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Cambridge University Spaceflight - Teddy Bears reach Near Space

Published by Rob on Thu Dec 4, 2008 5:58 pm
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Four teddy bears voyaged to the edge of space on Monday December 1st as an experiment run by Cambridge University Spaceflight, with the SPARKS science club at Parkside Community College and Coleridge Community College. The bears were lifted to 30,085 metres above sea level on a latex high altitude balloon filled with helium. The aim of the experiment was to determine which materials provided the best insulation against the -53 ° C temperatures experienced during the journey. Each of the bears wore a different space suit designed by the 11-13 year olds from SPARKS.

The payload which carried the bears was designed by Cambridge University Spaceflight and contained several cameras, a flight computer, GPS and a radio. During the 2 hour and 9 minute flight, the radio broadcasted the location of the payload to a chase team on the ground. The team predicted the landing site using wind speed data and arrived in time to see the payload and teddy bears drift slowly back down to earth by parachute. The teddies landed in a field 4 miles north east of Ipswich.

“We want to offer young people the opportunity to get involved in the space industry whilst still at school and show that real-life science is something that is open to everybody” says Iain Waugh, CU Spaceflight’s chief aeronautical engineer. “High altitude balloon flights are a fantastic way of encouraging interest in science. They are easy to understand, and produce amazing results.” remarks Daniel Strange, treasurer of CU Spaceflight. About Cambridge University Spaceflight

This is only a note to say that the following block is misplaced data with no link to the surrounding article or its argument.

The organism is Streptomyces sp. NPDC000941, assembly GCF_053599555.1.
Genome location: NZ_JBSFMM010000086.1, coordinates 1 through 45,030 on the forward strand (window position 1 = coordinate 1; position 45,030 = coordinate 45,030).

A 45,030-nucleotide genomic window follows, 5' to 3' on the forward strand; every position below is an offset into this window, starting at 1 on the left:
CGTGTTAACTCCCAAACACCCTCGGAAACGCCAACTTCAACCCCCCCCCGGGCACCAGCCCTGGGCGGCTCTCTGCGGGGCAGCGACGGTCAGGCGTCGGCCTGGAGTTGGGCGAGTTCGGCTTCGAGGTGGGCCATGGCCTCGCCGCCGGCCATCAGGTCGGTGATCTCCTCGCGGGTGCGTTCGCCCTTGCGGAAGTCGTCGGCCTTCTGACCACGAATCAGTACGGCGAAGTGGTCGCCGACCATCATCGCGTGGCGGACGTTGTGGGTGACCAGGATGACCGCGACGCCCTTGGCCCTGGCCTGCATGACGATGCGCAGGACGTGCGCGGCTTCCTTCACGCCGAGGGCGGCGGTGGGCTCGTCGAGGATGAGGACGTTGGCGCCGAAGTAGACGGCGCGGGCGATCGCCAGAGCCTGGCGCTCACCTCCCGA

Cambridge University Spaceflight is a student-run society aiming to reduce the cost of sub-orbital spaceflight. They have launched several payloads to near space on high-altitude helium balloons and are currently designing a system to launch a rocket from a balloon platform to outer space for under £1000 per launch. They have run several outreach events and are currently holding the UK Space Challenge 2009, as part of the University of Cambridge’s 800th Anniversary. Twenty four teams of science students aged 14-18 are competing to design a scientific experiment that will be taken to near space on a high-altitude helium balloon.


More at http://www.srcf.ucam.org/~cuspaceflight/media.php

CU Spaceflight’s outreach program is supported by Rolls-Royce plc.
For more details contact Daniel Strange on 07783 033 257 or email cuspaceflight@cusu.cam.ac.uk. More photos can be seen at www.cuspaceflight.co.uk

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